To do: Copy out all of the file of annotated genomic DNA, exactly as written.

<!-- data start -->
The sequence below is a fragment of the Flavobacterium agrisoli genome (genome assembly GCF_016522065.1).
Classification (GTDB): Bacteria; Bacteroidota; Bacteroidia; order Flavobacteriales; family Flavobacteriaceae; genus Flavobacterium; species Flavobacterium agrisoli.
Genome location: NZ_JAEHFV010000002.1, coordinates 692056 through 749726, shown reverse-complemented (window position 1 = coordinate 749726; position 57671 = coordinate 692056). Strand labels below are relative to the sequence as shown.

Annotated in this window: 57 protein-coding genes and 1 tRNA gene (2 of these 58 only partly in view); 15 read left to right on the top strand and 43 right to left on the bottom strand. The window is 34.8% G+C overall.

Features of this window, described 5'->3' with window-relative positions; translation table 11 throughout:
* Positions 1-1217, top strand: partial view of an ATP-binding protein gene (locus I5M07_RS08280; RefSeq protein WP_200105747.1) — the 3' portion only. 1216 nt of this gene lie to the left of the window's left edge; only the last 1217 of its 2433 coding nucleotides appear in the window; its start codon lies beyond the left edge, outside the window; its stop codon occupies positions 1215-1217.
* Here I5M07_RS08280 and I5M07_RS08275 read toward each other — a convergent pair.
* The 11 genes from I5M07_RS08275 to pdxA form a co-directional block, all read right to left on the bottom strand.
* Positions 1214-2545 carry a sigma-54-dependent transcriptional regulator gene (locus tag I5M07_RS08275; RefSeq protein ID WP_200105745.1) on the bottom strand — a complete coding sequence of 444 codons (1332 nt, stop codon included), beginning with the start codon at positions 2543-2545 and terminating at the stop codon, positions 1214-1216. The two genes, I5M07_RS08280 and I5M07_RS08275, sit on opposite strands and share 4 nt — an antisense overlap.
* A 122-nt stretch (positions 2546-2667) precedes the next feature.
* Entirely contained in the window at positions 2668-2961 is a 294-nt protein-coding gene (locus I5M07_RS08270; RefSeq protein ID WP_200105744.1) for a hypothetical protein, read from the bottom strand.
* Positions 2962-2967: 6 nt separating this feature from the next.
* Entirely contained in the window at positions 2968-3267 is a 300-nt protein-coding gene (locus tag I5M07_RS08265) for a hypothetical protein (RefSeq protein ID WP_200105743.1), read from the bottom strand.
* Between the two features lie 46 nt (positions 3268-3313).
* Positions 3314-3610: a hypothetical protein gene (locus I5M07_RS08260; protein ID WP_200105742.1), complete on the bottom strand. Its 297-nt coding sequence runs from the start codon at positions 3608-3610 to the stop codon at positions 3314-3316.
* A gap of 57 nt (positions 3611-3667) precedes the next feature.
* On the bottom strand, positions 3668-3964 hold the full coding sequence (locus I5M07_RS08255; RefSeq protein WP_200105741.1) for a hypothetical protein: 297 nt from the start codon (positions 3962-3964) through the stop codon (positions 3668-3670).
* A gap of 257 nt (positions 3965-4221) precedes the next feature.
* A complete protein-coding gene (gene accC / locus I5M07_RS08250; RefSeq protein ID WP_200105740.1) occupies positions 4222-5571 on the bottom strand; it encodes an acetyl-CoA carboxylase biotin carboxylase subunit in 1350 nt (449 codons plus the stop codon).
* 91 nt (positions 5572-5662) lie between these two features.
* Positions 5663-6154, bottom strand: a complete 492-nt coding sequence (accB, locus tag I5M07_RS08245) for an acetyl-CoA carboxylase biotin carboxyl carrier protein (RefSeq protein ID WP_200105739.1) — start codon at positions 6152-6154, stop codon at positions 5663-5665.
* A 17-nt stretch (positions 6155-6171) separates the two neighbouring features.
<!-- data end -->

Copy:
The sequence below is a fragment of the Flavobacterium agrisoli genome (genome assembly GCF_016522065.1).
Classification (GTDB): Bacteria; Bacteroidota; Bacteroidia; order Flavobacteriales; family Flavobacteriaceae; genus Flavobacterium; species Flavobacterium agrisoli.
Genome location: NZ_JAEHFV010000002.1, coordinates 692056 through 749726, shown reverse-complemented (window position 1 = coordinate 749726; position 57671 = coordinate 692056). Strand labels below are relative to the sequence as shown.

Annotated in this window: 57 protein-coding genes and 1 tRNA gene (2 of these 58 only partly in view); 15 read left to right on the top strand and 43 right to left on the bottom strand. The window is 34.8% G+C overall.

Features of this window, described 5'->3' with window-relative positions; translation table 11 throughout:
* Positions 1-1217, top strand: partial view of an ATP-binding protein gene (locus I5M07_RS08280; RefSeq protein WP_200105747.1) — the 3' portion only. 1216 nt of this gene lie to the left of the window's left edge; only the last 1217 of its 2433 coding nucleotides appear in the window; its start codon lies beyond the left edge, outside the window; its stop codon occupies positions 1215-1217.
* Here I5M07_RS08280 and I5M07_RS08275 read toward each other — a convergent pair.
* The 11 genes from I5M07_RS08275 to pdxA form a co-directional block, all read right to left on the bottom strand.
* Positions 1214-2545 carry a sigma-54-dependent transcriptional regulator gene (locus tag I5M07_RS08275; RefSeq protein ID WP_200105745.1) on the bottom strand — a complete coding sequence of 444 codons (1332 nt, stop codon included), beginning with the start codon at positions 2543-2545 and terminating at the stop codon, positions 1214-1216. The two genes, I5M07_RS08280 and I5M07_RS08275, sit on opposite strands and share 4 nt — an antisense overlap.
* A 122-nt stretch (positions 2546-2667) precedes the next feature.
* Entirely contained in the window at positions 2668-2961 is a 294-nt protein-coding gene (locus I5M07_RS08270; RefSeq protein ID WP_200105744.1) for a hypothetical protein, read from the bottom strand.
* Positions 2962-2967: 6 nt separating this feature from the next.
* Entirely contained in the window at positions 2968-3267 is a 300-nt protein-coding gene (locus tag I5M07_RS08265) for a hypothetical protein (RefSeq protein ID WP_200105743.1), read from the bottom strand.
* Between the two features lie 46 nt (positions 3268-3313).
* Positions 3314-3610: a hypothetical protein gene (locus I5M07_RS08260; protein ID WP_200105742.1), complete on the bottom strand. Its 297-nt coding sequence runs from the start codon at positions 3608-3610 to the stop codon at positions 3314-3316.
* A gap of 57 nt (positions 3611-3667) precedes the next feature.
* On the bottom strand, positions 3668-3964 hold the full coding sequence (locus I5M07_RS08255; RefSeq protein WP_200105741.1) for a hypothetical protein: 297 nt from the start codon (positions 3962-3964) through the stop codon (positions 3668-3670).
* A gap of 257 nt (positions 3965-4221) precedes the next feature.
* A complete protein-coding gene (gene accC / locus I5M07_RS08250; RefSeq protein ID WP_200105740.1) occupies positions 4222-5571 on the bottom strand; it encodes an acetyl-CoA carboxylase biotin carboxylase subunit in 1350 nt (449 codons plus the stop codon).
* 91 nt (positions 5572-5662) lie between these two features.
* Positions 5663-6154, bottom strand: a complete 492-nt coding sequence (accB, locus tag I5M07_RS08245) for an acetyl-CoA carboxylase biotin carboxyl carrier protein (RefSeq protein ID WP_200105739.1) — start codon at positions 6152-6154, stop codon at positions 5663-5665.
* A 17-nt stretch (positions 6155-6171) separates the two neighbouring features.